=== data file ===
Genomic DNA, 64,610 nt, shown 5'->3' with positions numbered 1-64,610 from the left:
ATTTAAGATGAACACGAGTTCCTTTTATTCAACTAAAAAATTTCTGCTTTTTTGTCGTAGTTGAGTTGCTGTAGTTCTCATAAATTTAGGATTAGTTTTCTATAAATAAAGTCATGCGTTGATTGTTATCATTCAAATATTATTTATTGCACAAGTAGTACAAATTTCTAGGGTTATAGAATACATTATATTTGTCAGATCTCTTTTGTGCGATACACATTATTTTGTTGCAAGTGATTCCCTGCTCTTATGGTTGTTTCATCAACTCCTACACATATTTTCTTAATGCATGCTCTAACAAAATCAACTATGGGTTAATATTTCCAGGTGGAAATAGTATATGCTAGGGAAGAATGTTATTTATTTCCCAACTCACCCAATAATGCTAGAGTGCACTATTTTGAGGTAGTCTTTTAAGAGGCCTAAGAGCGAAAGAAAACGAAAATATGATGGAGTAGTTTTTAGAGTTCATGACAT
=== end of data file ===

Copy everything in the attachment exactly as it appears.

Genomic DNA, 64,610 nt, shown 5'->3' with positions numbered 1-64,610 from the left:
ATTTAAGATGAACACGAGTTCCTTTTATTCAACTAAAAAATTTCTGCTTTTTTGTCGTAGTTGAGTTGCTGTAGTTCTCATAAATTTAGGATTAGTTTTCTATAAATAAAGTCATGCGTTGATTGTTATCATTCAAATATTATTTATTGCACAAGTAGTACAAATTTCTAGGGTTATAGAATACATTATATTTGTCAGATCTCTTTTGTGCGATACACATTATTTTGTTGCAAGTGATTCCCTGCTCTTATGGTTGTTTCATCAACTCCTACACATATTTTCTTAATGCATGCTCTAACAAAATCAACTATGGGTTAATATTTCCAGGTGGAAATAGTATATGCTAGGGAAGAATGTTATTTATTTCCCAACTCACCCAATAATGCTAGAGTGCACTATTTTGAGGTAGTCTTTTAAGAGGCCTAAGAGCGAAAGAAAACGAAAATATGATGGAGTAGTTTTTAGAGTTCATGACAT